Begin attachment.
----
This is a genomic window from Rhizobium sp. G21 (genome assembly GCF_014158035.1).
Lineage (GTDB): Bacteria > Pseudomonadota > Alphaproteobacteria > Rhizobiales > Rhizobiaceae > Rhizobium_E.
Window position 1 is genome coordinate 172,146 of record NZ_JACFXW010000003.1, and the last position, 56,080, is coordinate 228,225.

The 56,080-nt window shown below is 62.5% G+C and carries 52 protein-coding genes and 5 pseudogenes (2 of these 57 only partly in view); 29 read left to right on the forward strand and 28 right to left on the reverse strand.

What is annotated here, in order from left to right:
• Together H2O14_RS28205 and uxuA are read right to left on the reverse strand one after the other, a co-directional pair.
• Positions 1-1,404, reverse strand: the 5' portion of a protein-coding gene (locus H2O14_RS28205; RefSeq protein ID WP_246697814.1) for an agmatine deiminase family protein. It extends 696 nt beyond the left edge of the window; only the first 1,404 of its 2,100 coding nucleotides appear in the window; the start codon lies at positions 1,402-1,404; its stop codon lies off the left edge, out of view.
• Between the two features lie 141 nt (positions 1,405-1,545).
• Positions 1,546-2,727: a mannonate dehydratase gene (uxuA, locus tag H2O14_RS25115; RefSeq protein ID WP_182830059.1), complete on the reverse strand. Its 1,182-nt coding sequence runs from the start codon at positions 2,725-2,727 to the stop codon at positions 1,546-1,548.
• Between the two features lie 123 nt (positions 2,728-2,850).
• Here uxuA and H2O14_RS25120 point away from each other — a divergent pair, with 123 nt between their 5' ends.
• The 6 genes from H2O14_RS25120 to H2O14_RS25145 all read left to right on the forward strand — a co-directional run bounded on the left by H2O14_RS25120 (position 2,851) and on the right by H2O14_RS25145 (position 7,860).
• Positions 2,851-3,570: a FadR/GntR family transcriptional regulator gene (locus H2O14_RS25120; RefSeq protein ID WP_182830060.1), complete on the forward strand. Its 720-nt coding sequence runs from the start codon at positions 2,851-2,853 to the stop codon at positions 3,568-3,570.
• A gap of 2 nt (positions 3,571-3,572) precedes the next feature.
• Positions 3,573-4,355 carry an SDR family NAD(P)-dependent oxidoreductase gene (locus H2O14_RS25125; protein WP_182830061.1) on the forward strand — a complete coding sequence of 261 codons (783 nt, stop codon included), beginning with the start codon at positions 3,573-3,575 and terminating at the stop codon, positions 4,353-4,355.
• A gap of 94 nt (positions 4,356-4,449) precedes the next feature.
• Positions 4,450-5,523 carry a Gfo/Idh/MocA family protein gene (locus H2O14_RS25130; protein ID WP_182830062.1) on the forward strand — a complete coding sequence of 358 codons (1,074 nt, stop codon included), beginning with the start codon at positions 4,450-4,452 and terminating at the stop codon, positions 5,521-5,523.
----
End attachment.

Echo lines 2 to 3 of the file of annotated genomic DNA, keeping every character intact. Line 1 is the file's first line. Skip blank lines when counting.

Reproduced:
Lineage (GTDB): Bacteria > Pseudomonadota > Alphaproteobacteria > Rhizobiales > Rhizobiaceae > Rhizobium_E.
Window position 1 is genome coordinate 172,146 of record NZ_JACFXW010000003.1, and the last position, 56,080, is coordinate 228,225.